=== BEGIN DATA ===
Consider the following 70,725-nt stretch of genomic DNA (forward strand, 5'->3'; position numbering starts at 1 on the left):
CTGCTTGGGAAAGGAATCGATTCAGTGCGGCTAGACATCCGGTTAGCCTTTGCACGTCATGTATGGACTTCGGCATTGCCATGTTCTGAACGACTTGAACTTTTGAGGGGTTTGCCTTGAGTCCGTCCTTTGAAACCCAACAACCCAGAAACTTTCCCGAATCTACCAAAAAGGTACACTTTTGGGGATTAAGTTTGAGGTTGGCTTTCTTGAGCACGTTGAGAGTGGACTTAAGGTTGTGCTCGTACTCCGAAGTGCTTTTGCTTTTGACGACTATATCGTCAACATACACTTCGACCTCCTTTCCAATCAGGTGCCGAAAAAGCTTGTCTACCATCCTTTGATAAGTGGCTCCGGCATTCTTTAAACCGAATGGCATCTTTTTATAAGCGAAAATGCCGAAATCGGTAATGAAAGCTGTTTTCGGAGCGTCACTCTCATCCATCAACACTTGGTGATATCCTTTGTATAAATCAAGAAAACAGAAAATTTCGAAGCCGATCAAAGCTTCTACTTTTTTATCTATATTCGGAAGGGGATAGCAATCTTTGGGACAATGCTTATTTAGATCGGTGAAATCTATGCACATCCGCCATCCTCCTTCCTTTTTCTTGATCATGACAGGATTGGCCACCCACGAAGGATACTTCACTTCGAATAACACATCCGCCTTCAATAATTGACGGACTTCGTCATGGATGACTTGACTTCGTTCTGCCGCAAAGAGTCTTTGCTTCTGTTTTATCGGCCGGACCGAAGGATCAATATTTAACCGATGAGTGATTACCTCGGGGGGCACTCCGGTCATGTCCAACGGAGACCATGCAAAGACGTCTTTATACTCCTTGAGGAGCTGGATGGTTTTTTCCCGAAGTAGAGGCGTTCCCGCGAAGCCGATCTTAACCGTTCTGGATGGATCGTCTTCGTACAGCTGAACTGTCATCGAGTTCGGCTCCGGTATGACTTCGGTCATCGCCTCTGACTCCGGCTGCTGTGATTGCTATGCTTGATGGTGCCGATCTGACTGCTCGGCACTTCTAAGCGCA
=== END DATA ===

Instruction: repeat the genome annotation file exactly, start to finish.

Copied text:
Consider the following 70,725-nt stretch of genomic DNA (forward strand, 5'->3'; position numbering starts at 1 on the left):
CTGCTTGGGAAAGGAATCGATTCAGTGCGGCTAGACATCCGGTTAGCCTTTGCACGTCATGTATGGACTTCGGCATTGCCATGTTCTGAACGACTTGAACTTTTGAGGGGTTTGCCTTGAGTCCGTCCTTTGAAACCCAACAACCCAGAAACTTTCCCGAATCTACCAAAAAGGTACACTTTTGGGGATTAAGTTTGAGGTTGGCTTTCTTGAGCACGTTGAGAGTGGACTTAAGGTTGTGCTCGTACTCCGAAGTGCTTTTGCTTTTGACGACTATATCGTCAACATACACTTCGACCTCCTTTCCAATCAGGTGCCGAAAAAGCTTGTCTACCATCCTTTGATAAGTGGCTCCGGCATTCTTTAAACCGAATGGCATCTTTTTATAAGCGAAAATGCCGAAATCGGTAATGAAAGCTGTTTTCGGAGCGTCACTCTCATCCATCAACACTTGGTGATATCCTTTGTATAAATCAAGAAAACAGAAAATTTCGAAGCCGATCAAAGCTTCTACTTTTTTATCTATATTCGGAAGGGGATAGCAATCTTTGGGACAATGCTTATTTAGATCGGTGAAATCTATGCACATCCGCCATCCTCCTTCCTTTTTCTTGATCATGACAGGATTGGCCACCCACGAAGGATACTTCACTTCGAATAACACATCCGCCTTCAATAATTGACGGACTTCGTCATGGATGACTTGACTTCGTTCTGCCGCAAAGAGTCTTTGCTTCTGTTTTATCGGCCGGACCGAAGGATCAATATTTAACCGATGAGTGATTACCTCGGGGGGCACTCCGGTCATGTCCAACGGAGACCATGCAAAGACGTCTTTATACTCCTTGAGGAGCTGGATGGTTTTTTCCCGAAGTAGAGGCGTTCCCGCGAAGCCGATCTTAACCGTTCTGGATGGATCGTCTTCGTACAGCTGAACTGTCATCGAGTTCGGCTCCGGTATGACTTCGGTCATCGCCTCTGACTCCGGCTGCTGTGATTGCTATGCTTGATGGTGCCGATCTGACTGCTCGGCACTTCTAAGCGCA